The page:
Rob Kirby Talks to Tony Breed

Tony Breed and his amazing mustache!
Tony Breed is a forty-something business systems analyst by day, cartoonist at night. Originally from Providence, RI, he now lives in the Ravenswood neighborhood of Chicago with his husband, Eric. Tony’s weekly webcomic, "Finn and Charlie Are Hitched," developed a large and loyal following after its debut in the mid-aughts, and he’s self-published three paperback collections to date: Can We Skip to the Part of the Conversation Where I Get My Way? I Love You, You Big Weirdo, and How Would I Know if You’re Dreaming?  He was nominated for two Ignatz Awards in 2011 for Promising New Talent and Outstanding Online Comic. 

Tony ran a successful Kickstarter campaign early this year to fund a deluxe fourth edition of Finn and Charlie’s adventures, Everyone is Someone’s Fetish, which will debut at the Toronto Comics and Arts
Festival (TCAF), May 10th & 11th. Tony says he based Finn and Charlie loosely on himself and his husband, but that the two characters have become less like them over time. 

Finn and Charlie has an idiosyncratic charm, a gentle, but slightly eccentric rhythm and humor that is all its own. I’ve hung out with Tony before and after tabling at shows like SPX, TCAF, and CAKE and can attest to his smarts and charm, and most especially his dapper fashion sense. Recently Tony halted “Finn and Charlie” to begin a new strip called “Muddlers Beat,” which he considers a sequel. I wanted to ask him about this decision, as well as number of other matters, so ask I did.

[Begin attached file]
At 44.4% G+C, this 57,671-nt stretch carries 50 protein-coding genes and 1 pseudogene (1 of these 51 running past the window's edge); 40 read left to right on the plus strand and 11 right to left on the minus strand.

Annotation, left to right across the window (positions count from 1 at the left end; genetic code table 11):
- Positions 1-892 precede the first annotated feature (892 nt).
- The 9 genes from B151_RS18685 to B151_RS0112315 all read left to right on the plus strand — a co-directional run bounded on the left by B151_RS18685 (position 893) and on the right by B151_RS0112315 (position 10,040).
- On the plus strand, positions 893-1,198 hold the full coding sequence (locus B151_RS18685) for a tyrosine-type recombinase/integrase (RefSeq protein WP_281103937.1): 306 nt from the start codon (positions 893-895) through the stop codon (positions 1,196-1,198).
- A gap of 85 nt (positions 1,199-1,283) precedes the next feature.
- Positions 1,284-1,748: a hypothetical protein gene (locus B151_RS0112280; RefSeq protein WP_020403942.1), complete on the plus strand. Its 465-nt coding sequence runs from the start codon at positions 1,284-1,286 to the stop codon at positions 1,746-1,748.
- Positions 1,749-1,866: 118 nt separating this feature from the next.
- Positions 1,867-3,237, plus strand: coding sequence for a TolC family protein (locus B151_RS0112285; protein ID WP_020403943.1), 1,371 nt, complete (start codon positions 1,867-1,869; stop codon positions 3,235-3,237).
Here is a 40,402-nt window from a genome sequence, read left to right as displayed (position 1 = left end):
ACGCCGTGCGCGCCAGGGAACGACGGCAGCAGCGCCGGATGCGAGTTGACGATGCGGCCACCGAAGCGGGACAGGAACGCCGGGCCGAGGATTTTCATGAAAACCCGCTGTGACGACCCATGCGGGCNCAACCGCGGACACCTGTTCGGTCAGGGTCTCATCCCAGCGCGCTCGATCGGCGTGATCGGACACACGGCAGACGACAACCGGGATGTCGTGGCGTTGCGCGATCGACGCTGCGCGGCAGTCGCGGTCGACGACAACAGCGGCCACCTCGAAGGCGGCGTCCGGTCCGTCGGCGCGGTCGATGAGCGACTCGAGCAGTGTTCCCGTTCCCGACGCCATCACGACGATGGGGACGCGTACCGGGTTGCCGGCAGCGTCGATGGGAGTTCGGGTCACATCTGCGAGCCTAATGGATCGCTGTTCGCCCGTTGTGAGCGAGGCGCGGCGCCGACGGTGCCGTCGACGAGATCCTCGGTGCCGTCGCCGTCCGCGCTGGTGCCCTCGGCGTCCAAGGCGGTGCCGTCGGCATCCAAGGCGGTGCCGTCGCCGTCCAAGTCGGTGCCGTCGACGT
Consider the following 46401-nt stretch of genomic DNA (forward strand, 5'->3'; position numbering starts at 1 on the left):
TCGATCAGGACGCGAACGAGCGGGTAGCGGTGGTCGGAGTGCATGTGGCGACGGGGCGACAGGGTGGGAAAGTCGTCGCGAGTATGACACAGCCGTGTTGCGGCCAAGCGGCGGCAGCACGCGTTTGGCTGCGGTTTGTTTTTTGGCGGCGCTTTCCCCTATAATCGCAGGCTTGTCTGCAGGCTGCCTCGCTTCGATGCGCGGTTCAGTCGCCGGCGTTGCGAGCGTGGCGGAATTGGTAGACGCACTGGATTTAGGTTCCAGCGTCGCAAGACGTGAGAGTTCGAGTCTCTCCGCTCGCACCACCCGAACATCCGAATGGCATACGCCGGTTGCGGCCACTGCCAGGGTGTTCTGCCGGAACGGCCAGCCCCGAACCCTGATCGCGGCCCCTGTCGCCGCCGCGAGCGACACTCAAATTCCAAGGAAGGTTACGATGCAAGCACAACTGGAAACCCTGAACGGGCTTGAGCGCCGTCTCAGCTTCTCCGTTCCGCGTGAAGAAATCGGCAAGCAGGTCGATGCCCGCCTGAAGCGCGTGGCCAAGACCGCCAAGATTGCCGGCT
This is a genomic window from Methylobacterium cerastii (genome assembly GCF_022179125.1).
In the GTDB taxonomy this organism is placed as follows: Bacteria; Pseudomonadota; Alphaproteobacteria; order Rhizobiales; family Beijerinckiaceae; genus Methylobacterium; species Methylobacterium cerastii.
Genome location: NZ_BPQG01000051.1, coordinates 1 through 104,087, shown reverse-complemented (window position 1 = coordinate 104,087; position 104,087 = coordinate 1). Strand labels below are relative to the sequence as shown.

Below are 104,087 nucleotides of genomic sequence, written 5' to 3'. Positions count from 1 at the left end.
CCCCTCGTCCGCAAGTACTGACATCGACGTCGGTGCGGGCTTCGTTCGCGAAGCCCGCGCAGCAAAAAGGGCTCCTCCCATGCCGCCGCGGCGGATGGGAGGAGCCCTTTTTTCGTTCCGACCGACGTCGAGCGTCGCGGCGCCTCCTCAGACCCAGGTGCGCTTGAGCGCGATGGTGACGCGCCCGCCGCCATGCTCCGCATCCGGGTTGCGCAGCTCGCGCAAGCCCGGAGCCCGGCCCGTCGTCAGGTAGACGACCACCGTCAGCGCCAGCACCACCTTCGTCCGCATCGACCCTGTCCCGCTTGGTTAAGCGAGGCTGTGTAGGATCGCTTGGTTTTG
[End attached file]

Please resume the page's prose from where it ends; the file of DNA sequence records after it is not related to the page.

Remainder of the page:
Rob Kirby: Let’s start with the basics. Tell me how you got started in comics - were they always an interest or were you a late bloomer?

Tony Breed: Well, I was always into comics. I grew up on Peanuts, Garfield, Doonesbury, and Bloom County. For a long time I read every comic in the funnies every day, including things that shouldn't mean anything to a kid, like Cathy, Mary Worth, and the joyless world of The Lockhorns. And I made comics myself—terrible comics involving fuzzy cats that were either not funny or featured punchlines unintentionally stolen from Doonesbury or Bloom County.

I wanted to be a cartoonist when I grew up, but decided it was an impractical dream, so I gave it up to pursue something unspecified and white collar. In college I wanted to be a writer, but had all confidence wrung out of me by a particularly awful writing professor, and I hung up all creative endeavors for about 10 years.

It was my friend Justin Hall who suggested I get back into making comics, when we were both turning 30 and beginning to feel life's potential slip away from us. I created Finn & Charlie based on my own life, and posted 3 full-page comics on my blog. At this point I'd become a big fan of web comics, where all the really interesting comic work was being done. I made a few newspaper-style Finn & Charlie strips, sat on them for a long time, and finally decided to launch the webcomic as a weekly thing.